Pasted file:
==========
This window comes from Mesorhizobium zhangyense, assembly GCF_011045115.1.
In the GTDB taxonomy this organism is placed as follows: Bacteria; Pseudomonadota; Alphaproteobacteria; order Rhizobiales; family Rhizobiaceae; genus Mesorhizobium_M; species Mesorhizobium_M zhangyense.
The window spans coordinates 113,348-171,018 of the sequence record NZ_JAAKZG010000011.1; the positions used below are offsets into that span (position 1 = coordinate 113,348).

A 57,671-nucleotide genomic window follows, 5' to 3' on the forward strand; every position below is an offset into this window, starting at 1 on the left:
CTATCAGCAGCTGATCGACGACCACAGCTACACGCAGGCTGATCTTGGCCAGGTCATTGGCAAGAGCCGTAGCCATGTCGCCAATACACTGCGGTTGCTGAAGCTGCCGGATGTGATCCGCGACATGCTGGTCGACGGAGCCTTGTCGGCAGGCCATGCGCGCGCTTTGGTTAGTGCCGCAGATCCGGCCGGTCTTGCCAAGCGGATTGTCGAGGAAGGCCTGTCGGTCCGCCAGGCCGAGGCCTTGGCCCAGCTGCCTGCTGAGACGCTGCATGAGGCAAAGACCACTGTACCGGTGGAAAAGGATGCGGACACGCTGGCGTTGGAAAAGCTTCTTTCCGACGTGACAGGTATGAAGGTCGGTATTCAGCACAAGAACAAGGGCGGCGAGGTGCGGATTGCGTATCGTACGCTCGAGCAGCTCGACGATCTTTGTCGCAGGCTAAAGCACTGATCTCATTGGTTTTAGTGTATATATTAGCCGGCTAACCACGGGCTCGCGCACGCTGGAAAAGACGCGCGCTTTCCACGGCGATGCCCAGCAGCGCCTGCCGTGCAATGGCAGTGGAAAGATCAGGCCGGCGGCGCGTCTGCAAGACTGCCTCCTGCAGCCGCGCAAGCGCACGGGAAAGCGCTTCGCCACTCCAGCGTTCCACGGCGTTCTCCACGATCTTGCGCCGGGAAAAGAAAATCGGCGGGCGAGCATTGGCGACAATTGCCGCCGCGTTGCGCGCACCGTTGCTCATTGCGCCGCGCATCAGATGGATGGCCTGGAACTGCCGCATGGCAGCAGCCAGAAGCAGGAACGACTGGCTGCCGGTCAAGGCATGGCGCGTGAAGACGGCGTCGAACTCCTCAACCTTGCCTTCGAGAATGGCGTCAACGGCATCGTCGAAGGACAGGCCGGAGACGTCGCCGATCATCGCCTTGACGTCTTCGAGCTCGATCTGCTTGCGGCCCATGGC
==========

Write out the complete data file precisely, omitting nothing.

This window comes from Mesorhizobium zhangyense, assembly GCF_011045115.1.
In the GTDB taxonomy this organism is placed as follows: Bacteria; Pseudomonadota; Alphaproteobacteria; order Rhizobiales; family Rhizobiaceae; genus Mesorhizobium_M; species Mesorhizobium_M zhangyense.
The window spans coordinates 113,348-171,018 of the sequence record NZ_JAAKZG010000011.1; the positions used below are offsets into that span (position 1 = coordinate 113,348).

A 57,671-nucleotide genomic window follows, 5' to 3' on the forward strand; every position below is an offset into this window, starting at 1 on the left:
CTATCAGCAGCTGATCGACGACCACAGCTACACGCAGGCTGATCTTGGCCAGGTCATTGGCAAGAGCCGTAGCCATGTCGCCAATACACTGCGGTTGCTGAAGCTGCCGGATGTGATCCGCGACATGCTGGTCGACGGAGCCTTGTCGGCAGGCCATGCGCGCGCTTTGGTTAGTGCCGCAGATCCGGCCGGTCTTGCCAAGCGGATTGTCGAGGAAGGCCTGTCGGTCCGCCAGGCCGAGGCCTTGGCCCAGCTGCCTGCTGAGACGCTGCATGAGGCAAAGACCACTGTACCGGTGGAAAAGGATGCGGACACGCTGGCGTTGGAAAAGCTTCTTTCCGACGTGACAGGTATGAAGGTCGGTATTCAGCACAAGAACAAGGGCGGCGAGGTGCGGATTGCGTATCGTACGCTCGAGCAGCTCGACGATCTTTGTCGCAGGCTAAAGCACTGATCTCATTGGTTTTAGTGTATATATTAGCCGGCTAACCACGGGCTCGCGCACGCTGGAAAAGACGCGCGCTTTCCACGGCGATGCCCAGCAGCGCCTGCCGTGCAATGGCAGTGGAAAGATCAGGCCGGCGGCGCGTCTGCAAGACTGCCTCCTGCAGCCGCGCAAGCGCACGGGAAAGCGCTTCGCCACTCCAGCGTTCCACGGCGTTCTCCACGATCTTGCGCCGGGAAAAGAAAATCGGCGGGCGAGCATTGGCGACAATTGCCGCCGCGTTGCGCGCACCGTTGCTCATTGCGCCGCGCATCAGATGGATGGCCTGGAACTGCCGCATGGCAGCAGCCAGAAGCAGGAACGACTGGCTGCCGGTCAAGGCATGGCGCGTGAAGACGGCGTCGAACTCCTCAACCTTGCCTTCGAGAATGGCGTCAACGGCATCGTCGAAGGACAGGCCGGAGACGTCGCCGATCATCGCCTTGACGTCTTCGAGCTCGATCTGCTTGCGGCCCATGGC